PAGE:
The Skull by Philp K. Dick, 1953
The magic trick:
Building suspense through the protagonist’s ignorance
Limited third-person narration is a great way to build suspense in a story. Case in point: “The Skull.” The reader takes the story in through Conger’s perspective, which would be fine except that our man Conger doesn’t have a clue about much of what is going on around him. As a result, we the reader is left trying to solve the mystery one step at a time along with our protagonist. And that’s quite a trick on Dick’s part.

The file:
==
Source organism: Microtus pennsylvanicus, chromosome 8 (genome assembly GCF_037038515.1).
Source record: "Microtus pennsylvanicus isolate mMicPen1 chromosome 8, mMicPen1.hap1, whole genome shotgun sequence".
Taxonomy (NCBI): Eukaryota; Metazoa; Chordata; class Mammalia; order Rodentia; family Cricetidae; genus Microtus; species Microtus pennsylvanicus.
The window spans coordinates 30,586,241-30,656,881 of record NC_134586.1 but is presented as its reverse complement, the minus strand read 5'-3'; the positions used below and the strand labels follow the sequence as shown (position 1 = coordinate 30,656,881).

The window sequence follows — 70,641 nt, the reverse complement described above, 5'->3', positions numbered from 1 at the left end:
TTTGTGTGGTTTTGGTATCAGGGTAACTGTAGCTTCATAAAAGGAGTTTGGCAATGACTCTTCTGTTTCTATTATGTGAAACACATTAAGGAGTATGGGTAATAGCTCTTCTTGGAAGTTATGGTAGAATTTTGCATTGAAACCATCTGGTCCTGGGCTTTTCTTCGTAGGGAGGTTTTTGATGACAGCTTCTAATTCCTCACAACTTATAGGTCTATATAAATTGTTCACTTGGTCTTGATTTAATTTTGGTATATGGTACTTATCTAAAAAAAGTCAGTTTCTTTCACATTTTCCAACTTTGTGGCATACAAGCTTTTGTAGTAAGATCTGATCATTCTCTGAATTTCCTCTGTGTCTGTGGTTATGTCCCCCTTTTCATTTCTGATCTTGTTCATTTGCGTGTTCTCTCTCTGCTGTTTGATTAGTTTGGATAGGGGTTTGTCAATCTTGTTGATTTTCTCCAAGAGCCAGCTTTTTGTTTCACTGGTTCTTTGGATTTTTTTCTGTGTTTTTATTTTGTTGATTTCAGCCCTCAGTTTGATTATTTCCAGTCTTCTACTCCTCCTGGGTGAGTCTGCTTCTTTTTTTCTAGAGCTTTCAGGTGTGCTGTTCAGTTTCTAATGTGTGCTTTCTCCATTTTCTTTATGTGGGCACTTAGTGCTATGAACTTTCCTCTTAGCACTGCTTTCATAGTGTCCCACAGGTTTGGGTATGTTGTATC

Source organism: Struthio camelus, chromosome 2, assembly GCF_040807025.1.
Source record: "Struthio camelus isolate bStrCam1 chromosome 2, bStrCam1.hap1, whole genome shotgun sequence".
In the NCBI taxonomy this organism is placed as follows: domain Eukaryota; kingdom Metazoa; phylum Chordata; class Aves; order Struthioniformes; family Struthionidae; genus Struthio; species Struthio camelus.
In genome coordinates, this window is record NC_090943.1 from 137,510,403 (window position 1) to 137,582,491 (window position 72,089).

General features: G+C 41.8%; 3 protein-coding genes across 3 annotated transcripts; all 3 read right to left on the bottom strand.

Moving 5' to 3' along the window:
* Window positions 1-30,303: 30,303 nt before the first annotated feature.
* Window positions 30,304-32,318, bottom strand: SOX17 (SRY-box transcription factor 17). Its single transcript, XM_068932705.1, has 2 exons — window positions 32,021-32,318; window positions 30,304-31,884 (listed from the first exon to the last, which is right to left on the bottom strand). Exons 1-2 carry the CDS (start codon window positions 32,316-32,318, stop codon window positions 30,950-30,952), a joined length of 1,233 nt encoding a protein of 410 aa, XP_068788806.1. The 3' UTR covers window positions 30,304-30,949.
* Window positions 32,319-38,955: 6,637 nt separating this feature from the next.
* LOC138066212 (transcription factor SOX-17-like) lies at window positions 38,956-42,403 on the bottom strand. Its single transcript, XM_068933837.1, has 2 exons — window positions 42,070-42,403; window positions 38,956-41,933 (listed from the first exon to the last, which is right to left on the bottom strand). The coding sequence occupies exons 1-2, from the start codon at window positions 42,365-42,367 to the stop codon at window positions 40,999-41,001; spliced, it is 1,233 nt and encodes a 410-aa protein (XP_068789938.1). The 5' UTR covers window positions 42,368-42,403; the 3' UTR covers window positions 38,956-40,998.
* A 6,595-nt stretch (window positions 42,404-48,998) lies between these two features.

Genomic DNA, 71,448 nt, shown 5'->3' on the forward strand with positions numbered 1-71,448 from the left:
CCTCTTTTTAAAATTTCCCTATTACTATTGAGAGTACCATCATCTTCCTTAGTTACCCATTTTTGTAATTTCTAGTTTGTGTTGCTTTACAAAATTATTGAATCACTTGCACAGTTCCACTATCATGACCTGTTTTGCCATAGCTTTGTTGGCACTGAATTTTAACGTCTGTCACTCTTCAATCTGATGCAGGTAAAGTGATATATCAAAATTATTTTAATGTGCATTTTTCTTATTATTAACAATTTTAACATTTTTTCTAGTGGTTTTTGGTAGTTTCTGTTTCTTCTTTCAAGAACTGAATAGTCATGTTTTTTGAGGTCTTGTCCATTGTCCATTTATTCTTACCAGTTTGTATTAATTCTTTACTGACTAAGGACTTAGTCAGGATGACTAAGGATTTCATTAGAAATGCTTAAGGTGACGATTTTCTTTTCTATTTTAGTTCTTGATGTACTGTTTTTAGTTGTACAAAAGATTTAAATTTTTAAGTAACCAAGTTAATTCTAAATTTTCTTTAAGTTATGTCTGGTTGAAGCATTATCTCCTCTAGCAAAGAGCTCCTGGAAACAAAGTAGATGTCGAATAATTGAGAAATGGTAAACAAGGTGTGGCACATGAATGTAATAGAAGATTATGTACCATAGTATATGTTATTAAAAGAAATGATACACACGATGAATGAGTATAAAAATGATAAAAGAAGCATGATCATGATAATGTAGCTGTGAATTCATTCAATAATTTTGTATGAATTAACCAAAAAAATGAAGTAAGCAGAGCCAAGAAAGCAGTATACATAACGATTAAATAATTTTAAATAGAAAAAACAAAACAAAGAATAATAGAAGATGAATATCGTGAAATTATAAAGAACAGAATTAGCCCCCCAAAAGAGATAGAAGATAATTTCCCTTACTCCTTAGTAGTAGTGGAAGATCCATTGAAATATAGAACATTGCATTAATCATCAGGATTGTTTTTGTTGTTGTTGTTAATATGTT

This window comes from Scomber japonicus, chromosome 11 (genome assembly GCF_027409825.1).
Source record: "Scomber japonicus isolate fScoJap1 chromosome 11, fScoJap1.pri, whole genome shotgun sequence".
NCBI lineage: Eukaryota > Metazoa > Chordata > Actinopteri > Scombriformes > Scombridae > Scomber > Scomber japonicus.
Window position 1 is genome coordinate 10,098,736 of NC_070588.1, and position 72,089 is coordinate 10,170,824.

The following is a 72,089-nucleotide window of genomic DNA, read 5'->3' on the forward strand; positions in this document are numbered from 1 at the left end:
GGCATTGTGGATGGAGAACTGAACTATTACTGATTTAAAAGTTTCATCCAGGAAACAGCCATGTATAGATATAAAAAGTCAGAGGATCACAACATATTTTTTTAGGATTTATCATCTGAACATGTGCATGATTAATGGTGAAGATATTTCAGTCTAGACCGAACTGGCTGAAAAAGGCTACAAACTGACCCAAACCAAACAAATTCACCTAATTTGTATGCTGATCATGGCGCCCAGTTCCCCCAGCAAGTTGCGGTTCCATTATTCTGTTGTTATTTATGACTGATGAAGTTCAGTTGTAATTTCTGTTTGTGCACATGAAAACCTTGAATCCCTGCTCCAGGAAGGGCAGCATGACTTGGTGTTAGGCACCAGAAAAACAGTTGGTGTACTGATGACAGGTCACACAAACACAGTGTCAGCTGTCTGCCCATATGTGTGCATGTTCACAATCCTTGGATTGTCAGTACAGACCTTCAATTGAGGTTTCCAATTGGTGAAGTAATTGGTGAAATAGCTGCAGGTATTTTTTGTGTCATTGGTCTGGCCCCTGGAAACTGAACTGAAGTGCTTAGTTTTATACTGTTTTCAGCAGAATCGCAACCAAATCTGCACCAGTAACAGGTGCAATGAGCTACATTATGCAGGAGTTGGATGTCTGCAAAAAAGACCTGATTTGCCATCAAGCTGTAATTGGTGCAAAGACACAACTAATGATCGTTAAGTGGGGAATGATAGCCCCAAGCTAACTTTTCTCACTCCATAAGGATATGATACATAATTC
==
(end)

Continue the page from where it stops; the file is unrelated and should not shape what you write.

Conger sighed. His lips twisted. “All right,” he said. “Leave that out. Get to the point. Who do you want me to kill?”
The Speaker smiled. “All in proper sequence,” he said softly.